The Anonymous Widower

Where Now For The Borders Railway?

On Monday I took a trip down the new Borders Railway to Tweedbank station.

It has been put together with care and no-one can say it will be falling apart in a couple of years.


According to Wikipedia, there have been three major criticisms of the new line.

  1. Infrastructure Capability – It’s just a basic railway.
  2. Timetabling – Critics think they can do it better.
  3. Failure to continue to Melrose – New lines always have the wrong route.

I think though that you have to allow the line to bed down and allow the operator to overcome any problems that might be thrown up.

My thoughts on the three areas will now be given.

Infrastructure Capability

It is a railway that is designed to handle two trains an hour in each direction taking just under the hour for the whole journey.

Critics have said, that it should be double-tracked and electrified. But if it was, this would probably double the capacity of the line and will there be enough passengers to fill an enhanced service?

If in the future, the line suffers from overcrowded trains, to which new lines in the UK seem to be prone, there is a simple way to increase the capacity of the line. And that is to run longer trains!

I suspect that as the line has been built to take steam specials, the line will have the capability of taking diesel multiple units of four carriages.

Hopefully, there’s enough platform capacity at Waverley. But I do have a feeling that Waverley will need to be given some extra capacity, as more and more trains go to the Scottish capital, of which the Borders Railway is just one of several planned new services.


In a few years time, the timetable will be very different, as the current one is only an initial estimate of what is needed.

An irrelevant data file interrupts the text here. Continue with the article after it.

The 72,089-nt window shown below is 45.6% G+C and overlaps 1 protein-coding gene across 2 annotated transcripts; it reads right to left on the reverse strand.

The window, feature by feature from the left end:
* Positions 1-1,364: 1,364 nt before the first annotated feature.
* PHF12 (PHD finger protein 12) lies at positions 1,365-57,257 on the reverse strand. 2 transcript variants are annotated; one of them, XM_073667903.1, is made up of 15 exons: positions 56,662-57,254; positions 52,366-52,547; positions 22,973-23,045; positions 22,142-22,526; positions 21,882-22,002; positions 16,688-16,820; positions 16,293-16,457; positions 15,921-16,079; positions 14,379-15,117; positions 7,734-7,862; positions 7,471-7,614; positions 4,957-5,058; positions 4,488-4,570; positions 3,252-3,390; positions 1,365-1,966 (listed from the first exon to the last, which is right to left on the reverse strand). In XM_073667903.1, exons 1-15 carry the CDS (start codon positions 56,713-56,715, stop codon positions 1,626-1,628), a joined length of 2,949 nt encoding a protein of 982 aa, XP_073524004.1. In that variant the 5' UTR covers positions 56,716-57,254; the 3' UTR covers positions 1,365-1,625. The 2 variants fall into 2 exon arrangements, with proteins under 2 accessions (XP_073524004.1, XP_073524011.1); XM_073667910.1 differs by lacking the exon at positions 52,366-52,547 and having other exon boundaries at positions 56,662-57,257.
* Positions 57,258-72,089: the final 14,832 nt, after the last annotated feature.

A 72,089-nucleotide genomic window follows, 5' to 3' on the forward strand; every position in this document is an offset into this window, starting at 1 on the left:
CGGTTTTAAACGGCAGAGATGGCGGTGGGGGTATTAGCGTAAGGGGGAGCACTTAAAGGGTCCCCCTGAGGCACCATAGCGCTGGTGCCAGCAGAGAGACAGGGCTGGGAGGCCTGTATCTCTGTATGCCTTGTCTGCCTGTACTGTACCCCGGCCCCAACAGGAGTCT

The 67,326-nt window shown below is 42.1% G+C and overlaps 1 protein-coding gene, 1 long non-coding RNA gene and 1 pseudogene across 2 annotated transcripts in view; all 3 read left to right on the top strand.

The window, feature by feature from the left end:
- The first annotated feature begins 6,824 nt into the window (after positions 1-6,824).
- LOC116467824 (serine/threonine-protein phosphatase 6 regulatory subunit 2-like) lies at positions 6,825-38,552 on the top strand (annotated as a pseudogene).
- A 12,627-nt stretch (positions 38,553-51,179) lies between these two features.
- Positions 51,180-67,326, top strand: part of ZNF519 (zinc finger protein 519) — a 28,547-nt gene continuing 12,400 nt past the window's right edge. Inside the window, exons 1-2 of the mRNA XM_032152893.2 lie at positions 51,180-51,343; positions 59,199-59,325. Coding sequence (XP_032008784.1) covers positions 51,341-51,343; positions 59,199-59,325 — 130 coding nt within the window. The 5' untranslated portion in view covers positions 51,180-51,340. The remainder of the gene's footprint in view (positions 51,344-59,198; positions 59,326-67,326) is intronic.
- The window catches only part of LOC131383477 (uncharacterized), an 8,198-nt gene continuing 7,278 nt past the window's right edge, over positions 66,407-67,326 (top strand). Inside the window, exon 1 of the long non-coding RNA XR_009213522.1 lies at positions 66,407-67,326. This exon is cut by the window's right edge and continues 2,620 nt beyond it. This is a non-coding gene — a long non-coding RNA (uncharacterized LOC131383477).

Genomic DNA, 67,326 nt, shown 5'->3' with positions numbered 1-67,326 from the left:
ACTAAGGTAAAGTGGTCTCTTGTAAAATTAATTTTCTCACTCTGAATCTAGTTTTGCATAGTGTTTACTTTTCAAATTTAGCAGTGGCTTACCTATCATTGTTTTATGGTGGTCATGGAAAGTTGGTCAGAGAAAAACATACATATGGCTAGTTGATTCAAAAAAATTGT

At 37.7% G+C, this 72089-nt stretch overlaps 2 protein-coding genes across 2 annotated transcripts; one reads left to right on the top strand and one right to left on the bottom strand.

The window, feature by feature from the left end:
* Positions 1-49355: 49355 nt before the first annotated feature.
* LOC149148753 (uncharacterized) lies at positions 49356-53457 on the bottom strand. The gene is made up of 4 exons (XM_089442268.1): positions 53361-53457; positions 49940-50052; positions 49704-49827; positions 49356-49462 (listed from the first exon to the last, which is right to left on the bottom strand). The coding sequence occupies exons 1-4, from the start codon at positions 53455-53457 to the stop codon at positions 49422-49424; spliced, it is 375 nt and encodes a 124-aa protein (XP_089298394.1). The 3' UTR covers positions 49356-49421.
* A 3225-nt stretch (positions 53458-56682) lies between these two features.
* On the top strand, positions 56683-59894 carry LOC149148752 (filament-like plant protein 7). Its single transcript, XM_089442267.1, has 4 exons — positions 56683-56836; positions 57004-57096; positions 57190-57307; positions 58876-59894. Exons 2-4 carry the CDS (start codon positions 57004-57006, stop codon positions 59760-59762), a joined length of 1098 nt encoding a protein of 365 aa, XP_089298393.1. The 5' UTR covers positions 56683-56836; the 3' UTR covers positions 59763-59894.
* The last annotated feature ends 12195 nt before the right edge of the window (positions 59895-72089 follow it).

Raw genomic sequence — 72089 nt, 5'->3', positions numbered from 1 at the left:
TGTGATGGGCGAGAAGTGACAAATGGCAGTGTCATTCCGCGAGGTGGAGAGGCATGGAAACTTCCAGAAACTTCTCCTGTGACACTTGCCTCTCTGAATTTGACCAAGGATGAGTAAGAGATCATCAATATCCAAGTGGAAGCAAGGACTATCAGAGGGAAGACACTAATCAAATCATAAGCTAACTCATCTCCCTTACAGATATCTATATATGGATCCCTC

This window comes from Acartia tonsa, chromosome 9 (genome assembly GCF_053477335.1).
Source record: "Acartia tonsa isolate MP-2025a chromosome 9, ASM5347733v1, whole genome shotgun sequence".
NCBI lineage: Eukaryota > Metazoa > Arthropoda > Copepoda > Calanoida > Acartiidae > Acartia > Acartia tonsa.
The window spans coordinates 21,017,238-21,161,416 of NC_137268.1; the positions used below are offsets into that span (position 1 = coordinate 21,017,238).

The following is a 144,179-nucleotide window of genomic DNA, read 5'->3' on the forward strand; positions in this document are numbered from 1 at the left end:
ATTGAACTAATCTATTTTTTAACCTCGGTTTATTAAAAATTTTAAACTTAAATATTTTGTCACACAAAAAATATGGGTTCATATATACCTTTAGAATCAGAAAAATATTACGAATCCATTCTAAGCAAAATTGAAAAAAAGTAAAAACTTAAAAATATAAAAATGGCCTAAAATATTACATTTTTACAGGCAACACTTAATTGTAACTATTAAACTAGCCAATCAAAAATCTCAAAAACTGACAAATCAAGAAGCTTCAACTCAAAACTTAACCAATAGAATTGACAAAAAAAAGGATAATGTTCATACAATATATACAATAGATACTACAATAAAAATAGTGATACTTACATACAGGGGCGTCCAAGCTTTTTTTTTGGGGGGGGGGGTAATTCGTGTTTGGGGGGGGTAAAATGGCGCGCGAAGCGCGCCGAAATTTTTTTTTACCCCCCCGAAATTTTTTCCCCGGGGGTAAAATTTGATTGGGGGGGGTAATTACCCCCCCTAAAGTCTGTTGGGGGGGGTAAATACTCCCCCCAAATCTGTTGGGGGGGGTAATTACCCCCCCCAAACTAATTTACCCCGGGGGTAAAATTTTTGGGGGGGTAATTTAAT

Failure To Continue To Melrose

In my view they have done something much better by creating an integrated train-bus interchange at Galashiels, which serves the whole Border region.

It may be in the future, they need to extend the line to Melrose, but if any bus route from Galashiels gets overcrowded, it is a lot easier to add a few more buses, than build a new railway line. At least if you catch the bus from Galashiels you wait in a nice comfortable bus station, rather than on top of the North Bridge in the wind and rain.

Possible Improvements

Much of the improvement to the line will be organic and small.

  1. Shops and kiosks will appear in and around stations, driven by the needs of passengers creating business opportunities.
  2. If passenger numbers increase, then the trains will gain extra carriages. Electrification of other routes in the UK, may help this, as it will release some longer trains.
  3. Operational problems may show up limitations in the track and signalling and small changes may improve reliability, time-keeping and may even reduce the journey time.

I am basing these conclusions on what I have seen on other new and much improved lines in the country.

But bigger improvements will be possible.

Extension To Melrose

This will only happen, if indications are positive that the service will pay for itself. But it could be an expensive line to rebuild, as the Melrose by-pass has been built over part of the line.

A positive could be that any extension to Melrose, might serve the Borders General Hospital,

Extension To Carlisle

Strangely, I think this will be more likely than an extension to just Melrose, as it will be an English project as well as it opens up a new route up the West Coast to Edinburgh, which could be used by freight trains in addition to passenger ones.

When the equivalent rail lines in the North of England are modernised, a Borders Railway to Carlisle, would open up a large area bordered by Edinburgh, Carlisle and Newcastle for rail-based tourism, with excellent links to the large centres of population in the UK.